At the end of the 12-month program, the women evaluate its success for them. Over 90% of participants so far said they doubled their knowledge about what abuse is and what healthy relationships look like.
Importantly, many participants have also practically applied this knowledge.
“Some leave abusive partners or put better practises in place in their relationship to make sure they are safe, or they haven’t gone back to an abusive relationship,” says Leone.
“Our aim is to break the cycle of violence and that’s what we’re seeing through our outcomes.”
“We talk in a way that they can understand.” – Sono Leone
The women are also given the opportunity to connect with their creator God. “Every element of the workshops and every part of the educational process, whether we’re talking about the forms of abuse or the cycle of violence, can all be brought back to Scripture,” Leone explains.
She particularly notes the Bible verse that guided the formation of Strong Women Talking and helped her find her own identity when going through domestic violence – Psalm 139:16: “He has preordained our days before one of them has even come to pass.”
Leone says that even the women who don’t have a Christian faith can relate to the idea of a creator spirit because is part of their culture. “Because we relate it back through an Aboriginal theology … we talk in a way that they can understand.”
She adds: “I think they also see God through all the facilitators and elders who come alongside them and support them.”
In the coming year, Leone hopes to increase the number of referrals they receive by forming partnerships with government and non-government organisations (such as domestic violence shelters).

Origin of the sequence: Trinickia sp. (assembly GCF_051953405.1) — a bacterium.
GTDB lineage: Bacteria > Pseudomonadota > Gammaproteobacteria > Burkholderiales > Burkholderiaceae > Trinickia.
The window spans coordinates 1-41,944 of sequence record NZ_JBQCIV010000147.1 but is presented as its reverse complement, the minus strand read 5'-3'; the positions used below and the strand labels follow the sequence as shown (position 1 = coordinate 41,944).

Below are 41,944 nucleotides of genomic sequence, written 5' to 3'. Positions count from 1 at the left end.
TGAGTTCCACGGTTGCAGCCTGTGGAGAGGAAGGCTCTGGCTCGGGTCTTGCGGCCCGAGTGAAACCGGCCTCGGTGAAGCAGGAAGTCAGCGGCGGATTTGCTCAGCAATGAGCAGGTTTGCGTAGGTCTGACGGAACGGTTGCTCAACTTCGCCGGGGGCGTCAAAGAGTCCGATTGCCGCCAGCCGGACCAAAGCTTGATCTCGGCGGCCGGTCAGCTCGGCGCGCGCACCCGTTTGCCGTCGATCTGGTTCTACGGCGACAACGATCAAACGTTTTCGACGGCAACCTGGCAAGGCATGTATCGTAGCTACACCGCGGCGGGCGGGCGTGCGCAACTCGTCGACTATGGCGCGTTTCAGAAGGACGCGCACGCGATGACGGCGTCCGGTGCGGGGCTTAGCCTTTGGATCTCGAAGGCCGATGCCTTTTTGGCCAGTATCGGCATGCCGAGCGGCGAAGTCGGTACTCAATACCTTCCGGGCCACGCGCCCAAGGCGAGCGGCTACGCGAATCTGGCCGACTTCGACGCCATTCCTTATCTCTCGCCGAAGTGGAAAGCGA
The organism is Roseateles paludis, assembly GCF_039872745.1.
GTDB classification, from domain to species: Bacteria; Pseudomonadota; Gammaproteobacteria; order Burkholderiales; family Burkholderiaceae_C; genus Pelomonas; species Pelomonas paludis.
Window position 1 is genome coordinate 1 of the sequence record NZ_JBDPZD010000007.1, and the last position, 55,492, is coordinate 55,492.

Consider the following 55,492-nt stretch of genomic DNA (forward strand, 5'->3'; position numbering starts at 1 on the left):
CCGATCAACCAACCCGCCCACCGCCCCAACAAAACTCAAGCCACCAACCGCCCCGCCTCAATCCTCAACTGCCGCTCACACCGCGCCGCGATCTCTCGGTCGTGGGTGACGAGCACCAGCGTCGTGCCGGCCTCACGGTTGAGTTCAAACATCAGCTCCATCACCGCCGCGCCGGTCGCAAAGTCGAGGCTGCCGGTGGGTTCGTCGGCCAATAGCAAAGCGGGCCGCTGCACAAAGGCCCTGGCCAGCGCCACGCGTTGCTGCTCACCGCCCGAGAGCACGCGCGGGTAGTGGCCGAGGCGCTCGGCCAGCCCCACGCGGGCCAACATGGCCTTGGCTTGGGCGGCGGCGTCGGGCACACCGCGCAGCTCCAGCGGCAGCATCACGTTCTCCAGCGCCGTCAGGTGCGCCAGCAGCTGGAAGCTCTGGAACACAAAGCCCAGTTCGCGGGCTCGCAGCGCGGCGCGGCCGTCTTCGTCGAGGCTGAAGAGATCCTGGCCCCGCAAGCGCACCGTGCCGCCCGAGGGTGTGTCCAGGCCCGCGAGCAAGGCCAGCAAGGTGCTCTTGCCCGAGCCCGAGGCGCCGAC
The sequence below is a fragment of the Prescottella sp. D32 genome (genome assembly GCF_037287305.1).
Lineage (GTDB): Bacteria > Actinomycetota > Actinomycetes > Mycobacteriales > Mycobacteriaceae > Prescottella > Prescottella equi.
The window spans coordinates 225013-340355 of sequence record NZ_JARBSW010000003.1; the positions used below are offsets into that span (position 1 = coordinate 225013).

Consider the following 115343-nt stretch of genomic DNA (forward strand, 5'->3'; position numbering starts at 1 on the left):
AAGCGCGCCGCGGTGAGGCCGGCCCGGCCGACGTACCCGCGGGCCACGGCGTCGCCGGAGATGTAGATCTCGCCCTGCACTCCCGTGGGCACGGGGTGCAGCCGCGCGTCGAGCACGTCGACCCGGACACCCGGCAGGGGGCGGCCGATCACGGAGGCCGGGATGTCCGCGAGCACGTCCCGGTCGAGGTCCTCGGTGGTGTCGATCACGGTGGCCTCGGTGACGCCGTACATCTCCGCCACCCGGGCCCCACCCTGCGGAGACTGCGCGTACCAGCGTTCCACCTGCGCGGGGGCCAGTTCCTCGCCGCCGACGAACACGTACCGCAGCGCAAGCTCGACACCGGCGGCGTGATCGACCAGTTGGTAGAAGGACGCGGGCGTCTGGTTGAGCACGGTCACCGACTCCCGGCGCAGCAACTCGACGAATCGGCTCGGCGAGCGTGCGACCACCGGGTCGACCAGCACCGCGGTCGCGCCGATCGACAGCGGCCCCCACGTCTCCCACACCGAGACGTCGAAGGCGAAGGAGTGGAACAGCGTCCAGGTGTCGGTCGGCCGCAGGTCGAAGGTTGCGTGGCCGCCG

She would also like to expand the “Big Sister, Little Sister” educational program that has been trialled in one school so far. Older Aboriginal women teach girls how to identify and deal with domestic and family violence.
And she also hopes to run “open thinking” workshops in organisations to help create cultural understanding about the historical causes behind domestic and family violence in Aboriginal and Torres Strait Islander communities.
“God has restored my family now.” – Sono Leone
The only thing limiting the implementation of these ideas is money. So far, Strong Women Talking has been run on a handful of small grants, and is in desperate need of funding to continue its programmes.
Funding would also allow Leone to fully realise her vision for a Strong Women Talking drop-in centre with a community garden (as they are currently confined to borrowed office space). The money would also help the organisation to provide employment to Indigenous women as facilitators and service providers (such as caterers, graphic designers and administrators), and perhaps even enable the set-up of a café where women from the programme could be trained in hospitality.
Leone knows firsthand just how much work, time and money is required in the healing journey of each person affected by domestic and family violence.
“It’s been a long journey for me, and I’m still on my healing journey because I went through so much trauma in my life,” she says.
“God has restored my family now, with my husband of my three children. That took a lot of separation and spending our own time with God, intense counselling and educating ourselves around violence.
“I look back and I’m grateful for what we’ve been through, but I also think we never would have had to live like that if we’d had better coping mechanisms.”